Hotels.com will let you search for bookings up to nearly 500 days out, while Trivago will only search one year in advance. So a great plan would be to set a calendar event in your calendar for 500 days priors to April 8, 2024 (November 25, 2022) to start looking for hotel rooms.
If you do happen to forget this part, you can also scour the path of totality for Airbnb listings (much closer to the eclipse, of course), or look for places to go camping for the event. I'm strongly considering the latter for the next eclipse.
For finding a great place to camp, recreation.gov has one of the most complete and easiest to use campground search engines around. Enter a location and search the area for campgrounds. You can even book campsites in advance, though you can only book up to a year in advance.
Hipcamp is a great alternative to overcrowded campgrounds. It's like Airbnb, but for camping. People with land can rent it out, by the night, to campers who want a more scenic view, more privacy or fewer restrictions (such as strict alcohol bans or pets required to be leashed at all times). Hipcamp threw together a collection of campsites along the path of totality for this eclipse, and it's likely they'll want to capitalize on the one in 2024, as well. However, your check-in date is still restricted to one year ahead of schedule.
A riskier (and sometimes more rewarding) solution is to find a free campsite. You can camp almost anywhere in US Forest Service or Bureau of Land Management property, including national forests. A great source for finding these hidden gem campsites is freecampsites.net. Just beware, as much of the information is crowdsourced and not always complete. And they're usually first come, first served, so it's wise to have a handful of prospects saved before you head out into the wilderness.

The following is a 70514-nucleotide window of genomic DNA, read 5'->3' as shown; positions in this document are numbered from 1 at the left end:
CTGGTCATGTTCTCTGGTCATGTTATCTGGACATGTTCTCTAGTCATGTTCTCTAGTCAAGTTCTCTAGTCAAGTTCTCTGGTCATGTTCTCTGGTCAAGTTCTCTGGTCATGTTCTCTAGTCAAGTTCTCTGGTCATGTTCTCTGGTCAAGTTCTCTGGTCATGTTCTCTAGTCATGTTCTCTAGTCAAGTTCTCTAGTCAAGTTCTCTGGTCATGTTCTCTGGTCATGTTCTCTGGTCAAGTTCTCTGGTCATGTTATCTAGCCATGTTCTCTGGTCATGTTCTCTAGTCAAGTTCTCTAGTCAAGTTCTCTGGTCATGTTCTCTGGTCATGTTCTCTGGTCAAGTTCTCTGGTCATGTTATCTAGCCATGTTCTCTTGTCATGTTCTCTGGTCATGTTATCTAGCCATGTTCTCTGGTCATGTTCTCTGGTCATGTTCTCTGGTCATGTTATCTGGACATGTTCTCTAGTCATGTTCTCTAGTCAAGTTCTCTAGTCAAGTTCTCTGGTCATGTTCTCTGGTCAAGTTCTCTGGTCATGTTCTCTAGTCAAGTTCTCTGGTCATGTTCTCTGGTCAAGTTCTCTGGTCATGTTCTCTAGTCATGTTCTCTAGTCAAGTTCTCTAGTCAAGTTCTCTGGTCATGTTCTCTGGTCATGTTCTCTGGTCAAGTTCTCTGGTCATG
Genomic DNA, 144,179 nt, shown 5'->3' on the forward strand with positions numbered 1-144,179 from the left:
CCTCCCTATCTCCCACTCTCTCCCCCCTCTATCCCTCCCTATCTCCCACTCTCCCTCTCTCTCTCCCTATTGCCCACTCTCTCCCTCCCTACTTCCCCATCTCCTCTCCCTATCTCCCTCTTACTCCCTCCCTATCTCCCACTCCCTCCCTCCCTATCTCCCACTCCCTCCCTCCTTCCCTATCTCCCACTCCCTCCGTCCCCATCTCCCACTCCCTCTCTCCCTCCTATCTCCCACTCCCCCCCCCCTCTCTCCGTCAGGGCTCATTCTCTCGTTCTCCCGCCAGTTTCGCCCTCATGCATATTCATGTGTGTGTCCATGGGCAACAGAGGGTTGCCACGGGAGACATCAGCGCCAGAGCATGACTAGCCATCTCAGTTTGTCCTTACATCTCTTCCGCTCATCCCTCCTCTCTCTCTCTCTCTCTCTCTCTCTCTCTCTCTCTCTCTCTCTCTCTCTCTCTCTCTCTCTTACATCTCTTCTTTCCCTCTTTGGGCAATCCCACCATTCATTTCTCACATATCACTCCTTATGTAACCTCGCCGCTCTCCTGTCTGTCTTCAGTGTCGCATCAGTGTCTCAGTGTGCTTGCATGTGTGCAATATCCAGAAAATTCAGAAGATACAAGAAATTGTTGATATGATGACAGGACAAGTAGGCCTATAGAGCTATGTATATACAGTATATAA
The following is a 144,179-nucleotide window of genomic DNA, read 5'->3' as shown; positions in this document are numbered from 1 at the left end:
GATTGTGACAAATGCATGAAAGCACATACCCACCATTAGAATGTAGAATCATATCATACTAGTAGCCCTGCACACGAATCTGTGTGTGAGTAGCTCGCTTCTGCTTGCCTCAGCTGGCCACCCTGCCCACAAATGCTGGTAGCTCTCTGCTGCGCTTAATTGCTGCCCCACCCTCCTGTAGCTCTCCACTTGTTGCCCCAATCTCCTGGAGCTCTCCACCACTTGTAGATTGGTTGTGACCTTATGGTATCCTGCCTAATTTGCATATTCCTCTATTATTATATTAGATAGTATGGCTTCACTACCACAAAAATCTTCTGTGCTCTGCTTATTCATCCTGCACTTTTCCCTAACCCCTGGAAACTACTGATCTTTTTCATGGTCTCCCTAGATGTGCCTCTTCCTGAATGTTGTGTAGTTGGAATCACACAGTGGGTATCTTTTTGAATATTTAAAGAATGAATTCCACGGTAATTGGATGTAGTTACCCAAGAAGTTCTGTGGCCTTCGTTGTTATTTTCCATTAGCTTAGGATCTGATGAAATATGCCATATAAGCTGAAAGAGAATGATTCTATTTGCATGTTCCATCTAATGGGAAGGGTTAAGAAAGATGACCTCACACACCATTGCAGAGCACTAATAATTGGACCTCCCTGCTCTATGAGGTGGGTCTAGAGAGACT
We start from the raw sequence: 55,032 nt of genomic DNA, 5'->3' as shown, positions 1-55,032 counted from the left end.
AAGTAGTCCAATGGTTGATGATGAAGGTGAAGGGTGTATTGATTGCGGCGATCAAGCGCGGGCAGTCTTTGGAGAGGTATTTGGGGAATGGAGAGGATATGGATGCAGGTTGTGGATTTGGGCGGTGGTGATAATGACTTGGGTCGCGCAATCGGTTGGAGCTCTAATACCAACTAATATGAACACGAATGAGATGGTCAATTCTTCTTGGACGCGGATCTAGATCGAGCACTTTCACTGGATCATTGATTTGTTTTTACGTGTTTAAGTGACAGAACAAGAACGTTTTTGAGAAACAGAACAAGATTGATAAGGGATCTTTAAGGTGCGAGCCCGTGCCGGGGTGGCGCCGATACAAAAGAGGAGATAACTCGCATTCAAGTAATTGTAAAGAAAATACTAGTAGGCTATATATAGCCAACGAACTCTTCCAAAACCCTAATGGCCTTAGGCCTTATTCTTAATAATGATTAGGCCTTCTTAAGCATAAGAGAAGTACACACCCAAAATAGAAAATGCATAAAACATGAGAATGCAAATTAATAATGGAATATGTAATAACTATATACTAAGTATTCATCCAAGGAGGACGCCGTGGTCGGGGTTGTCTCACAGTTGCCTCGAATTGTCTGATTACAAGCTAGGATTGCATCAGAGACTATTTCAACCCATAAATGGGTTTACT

Track the weather
Weather is the tricky part of planning a solar eclipse viewing far in advance. Cloud cover or rain are two things you do not want to happen during the eclipse.
There isn't much you can do to about planning for weather this far in advance. But what you can do is watch and track the weather and come up with a Plan B, such as a second viewing location, just in case things go sideways on the day of.
For tracking weather, one of the most accurate and user-friendly platforms I've come across is Dark Sky. It produces hyperlocal weather down to a specific address, though it only forecasts the next seven days. Wunderground is a close second, giving more in-depth weather information and up to nine days into the future. You can also set smart forecasts, which will tell you at a glance if the weather is ideal for your favorite activities (based on your own criteria, such as acceptable and ideal temperature, chance of precipitation percentages, humidity and much more).
Buy your equipment before the hype train
Prices for solar viewing equipment skyrocketed leading up to the actual eclipse. ISO-approved glasses were sold out in stores everywhere. I personally witnessed people on Facebook Marketplace attempting to sell flimsy, paper solar eclipse glasses for $25 and $30 a pair. And online, it proved difficult to find anything but bulk packages or overpriced five- or 10-packs.
A five-pack of solar eclipse glasses on
is still selling for just under $60 (about £45 or AU$75), nearly $12.00 (about £10 or AU$15) a pair. Back in June, the exact same five-pack on Amazon sold for just $6.50 (about £5 or AU$10), or $1.30 (about £1 or AU$2) each.
Set a price drop alert on Amazon, wait for the price of solar viewing glasses to come back down, buy a few pairs for the family and store them in a safe place. On the other hand, seven years is quite a ways off. Maybe you're better off setting a reminder and buying them at a much later date. Just remember to buy them before prices start skyrocketing a month or two before the 2024 eclipse.